Wednesday, April 04, 2007

Pipe Them Over the Side

We respectfully ask that all hands come to attention. Hand salute. Two.

Veteran Navy Yeoman (F) Charlotte Louise Berry Winters crossed the bar on March 27, and was laid to rest in Frederick, Maryland. She was 109.

Yeoman (F) Winters enlisted in the U.S. Navy in 1917 after Secretary of the Navy Josephus Daniels established acceptance into the Naval service for women. She was the last of 11,000 women enlisted into the Naval service for duty in clerical positions, mainly in Washington, D.C. Another 1,713 became Navy Nurses, and 269 women served in the Marine Corps in clerical billets. No other women were enlisted into the U.S. military during that time. The above mentioned Sailors and Marines were the only women eligible to receive the Veterans Bonus voted by Congress in 1924 (to be paid in 1945, but that was changed after the Bonus Army fiascos in Washington and Florida from 1932-1935 so it was paid in 1936.) The above described women were, until WW II, the only women eligible to join the American Legion.

Yeoman (F) Winters was discharged from the Navy in 1919 and went back to her service work as a civilian employee of the Navy, working in the Washington Navy Yard. She remained in that work until her retirement in 1953.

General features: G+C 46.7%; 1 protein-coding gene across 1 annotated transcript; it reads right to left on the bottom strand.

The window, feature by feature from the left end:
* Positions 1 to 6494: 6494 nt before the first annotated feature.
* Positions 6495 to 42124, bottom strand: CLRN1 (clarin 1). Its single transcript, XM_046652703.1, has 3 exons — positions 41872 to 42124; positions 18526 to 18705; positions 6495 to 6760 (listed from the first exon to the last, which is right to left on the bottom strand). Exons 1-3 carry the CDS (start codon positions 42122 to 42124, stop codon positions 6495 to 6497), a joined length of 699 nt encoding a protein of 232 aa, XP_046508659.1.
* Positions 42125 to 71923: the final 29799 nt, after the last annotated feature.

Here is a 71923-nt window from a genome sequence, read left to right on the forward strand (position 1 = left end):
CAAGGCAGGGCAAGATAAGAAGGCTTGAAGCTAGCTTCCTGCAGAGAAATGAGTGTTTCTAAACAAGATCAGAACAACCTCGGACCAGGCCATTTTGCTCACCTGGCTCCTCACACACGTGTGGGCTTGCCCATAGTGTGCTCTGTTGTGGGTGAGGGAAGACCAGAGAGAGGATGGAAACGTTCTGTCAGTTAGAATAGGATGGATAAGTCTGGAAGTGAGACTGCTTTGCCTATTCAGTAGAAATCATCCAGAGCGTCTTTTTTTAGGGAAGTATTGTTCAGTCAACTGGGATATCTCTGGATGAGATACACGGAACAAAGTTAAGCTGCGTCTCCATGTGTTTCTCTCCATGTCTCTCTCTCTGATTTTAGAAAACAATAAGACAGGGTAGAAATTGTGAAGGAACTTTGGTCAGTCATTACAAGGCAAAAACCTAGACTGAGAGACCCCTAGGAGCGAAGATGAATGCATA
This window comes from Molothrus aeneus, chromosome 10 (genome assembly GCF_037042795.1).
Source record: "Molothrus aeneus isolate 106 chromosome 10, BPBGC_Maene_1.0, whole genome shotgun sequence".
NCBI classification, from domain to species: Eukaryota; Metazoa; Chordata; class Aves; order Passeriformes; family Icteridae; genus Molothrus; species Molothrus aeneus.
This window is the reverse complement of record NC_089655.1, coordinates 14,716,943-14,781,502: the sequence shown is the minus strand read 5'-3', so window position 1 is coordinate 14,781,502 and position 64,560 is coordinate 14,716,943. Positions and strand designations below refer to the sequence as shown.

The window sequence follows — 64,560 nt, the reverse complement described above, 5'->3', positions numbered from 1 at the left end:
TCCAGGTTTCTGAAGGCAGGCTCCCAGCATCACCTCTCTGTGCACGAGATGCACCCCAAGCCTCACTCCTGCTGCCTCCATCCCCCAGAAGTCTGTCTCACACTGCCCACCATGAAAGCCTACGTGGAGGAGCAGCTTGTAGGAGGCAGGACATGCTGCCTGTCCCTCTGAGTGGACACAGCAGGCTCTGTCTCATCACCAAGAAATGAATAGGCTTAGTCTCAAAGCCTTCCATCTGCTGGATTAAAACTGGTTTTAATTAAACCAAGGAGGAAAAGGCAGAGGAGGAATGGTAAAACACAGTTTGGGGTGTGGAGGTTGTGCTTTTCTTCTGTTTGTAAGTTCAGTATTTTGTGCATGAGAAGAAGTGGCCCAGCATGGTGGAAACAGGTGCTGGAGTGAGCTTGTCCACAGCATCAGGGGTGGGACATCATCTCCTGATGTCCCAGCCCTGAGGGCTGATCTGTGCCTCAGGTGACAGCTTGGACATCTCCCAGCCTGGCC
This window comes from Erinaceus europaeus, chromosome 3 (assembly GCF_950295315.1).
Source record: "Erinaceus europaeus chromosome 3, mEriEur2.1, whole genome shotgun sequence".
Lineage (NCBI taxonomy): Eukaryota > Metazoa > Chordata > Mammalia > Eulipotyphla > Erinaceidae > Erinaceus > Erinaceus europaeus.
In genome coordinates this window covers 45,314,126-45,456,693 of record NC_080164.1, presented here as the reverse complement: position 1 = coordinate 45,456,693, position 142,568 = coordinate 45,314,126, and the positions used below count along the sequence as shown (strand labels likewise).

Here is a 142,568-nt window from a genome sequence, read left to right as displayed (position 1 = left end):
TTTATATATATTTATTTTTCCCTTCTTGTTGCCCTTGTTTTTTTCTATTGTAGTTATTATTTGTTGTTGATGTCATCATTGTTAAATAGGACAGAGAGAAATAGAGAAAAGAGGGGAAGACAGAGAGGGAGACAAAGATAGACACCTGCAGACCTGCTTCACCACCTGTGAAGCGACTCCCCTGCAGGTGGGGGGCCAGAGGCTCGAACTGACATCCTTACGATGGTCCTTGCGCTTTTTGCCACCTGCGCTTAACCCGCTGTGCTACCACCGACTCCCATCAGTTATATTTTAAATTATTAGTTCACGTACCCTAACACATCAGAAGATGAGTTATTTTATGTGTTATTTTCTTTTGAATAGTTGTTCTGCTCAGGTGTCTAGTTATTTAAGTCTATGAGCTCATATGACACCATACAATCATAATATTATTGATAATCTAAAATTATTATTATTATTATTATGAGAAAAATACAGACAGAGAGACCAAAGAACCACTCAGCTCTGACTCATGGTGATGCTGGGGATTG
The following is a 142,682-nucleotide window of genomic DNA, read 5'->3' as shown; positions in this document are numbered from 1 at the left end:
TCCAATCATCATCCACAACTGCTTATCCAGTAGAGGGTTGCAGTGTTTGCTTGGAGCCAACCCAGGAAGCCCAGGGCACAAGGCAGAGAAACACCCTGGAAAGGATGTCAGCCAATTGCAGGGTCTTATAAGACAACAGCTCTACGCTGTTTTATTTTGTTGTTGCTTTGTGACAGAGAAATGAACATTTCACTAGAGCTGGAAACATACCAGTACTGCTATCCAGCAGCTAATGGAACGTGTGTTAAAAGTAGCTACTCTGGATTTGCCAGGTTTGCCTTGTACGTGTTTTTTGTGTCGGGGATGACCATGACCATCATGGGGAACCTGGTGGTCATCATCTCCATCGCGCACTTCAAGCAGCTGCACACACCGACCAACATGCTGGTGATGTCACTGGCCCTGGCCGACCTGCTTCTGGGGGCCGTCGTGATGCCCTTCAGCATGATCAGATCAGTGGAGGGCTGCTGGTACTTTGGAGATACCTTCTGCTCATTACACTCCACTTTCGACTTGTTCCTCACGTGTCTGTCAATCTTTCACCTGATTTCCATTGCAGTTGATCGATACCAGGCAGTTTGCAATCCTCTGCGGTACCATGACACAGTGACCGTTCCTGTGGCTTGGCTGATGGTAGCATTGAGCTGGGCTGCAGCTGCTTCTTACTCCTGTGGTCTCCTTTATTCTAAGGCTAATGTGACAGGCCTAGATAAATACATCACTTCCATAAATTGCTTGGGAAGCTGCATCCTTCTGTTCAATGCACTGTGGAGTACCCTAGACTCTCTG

The great work of Yeoman (F) Winters and her shipmates led to the enlistment of tens of thousands of women into the Navy’s WAVES during WW II, and ultimately to the permanent establishment of the WAVES in 1948.

Thursday, March 29, Lloyd Brown crossed over the bar. Brown was 105.
Brown enlisted in the Navy in 1918 at the age of sixteen, and served as a gunner on board the battleship USS New Hampshire. Released from the service in 1919, he later rejoined and served as a musician on board USS Seattle.

Brown left the Navy in 1925 and began a career as a Washington D.C. fireman.

Charlotte Winters and Lloyd Brown were the last U.S. Navy Veterans of WW I. Their deaths left three Army veterans, one of whom passed away since.

We honor Winters and Brown as good shipmates who did their duty in wartime and in peace.

Unto almighty God we commend the souls of our departed shipmates.

Hand Salute!

Bo’s’n, pipe them over the side.


VN Vets

"With malice toward none; with charity for all; with firmness in the right, as God gives us to see the right, let us strive on to finish the work we are in; to bind up the nation's wounds; to care for him who shall have borne the battle, and for his widow, and his orphan--to do all which may achieve and cherish a just and lasting peace, among ourselves, and with all nations." -- President Abraham Lincoln

"Without a decisive naval force we can do nothing definitive, and with it, everything honorable and glorious." --President George Washington

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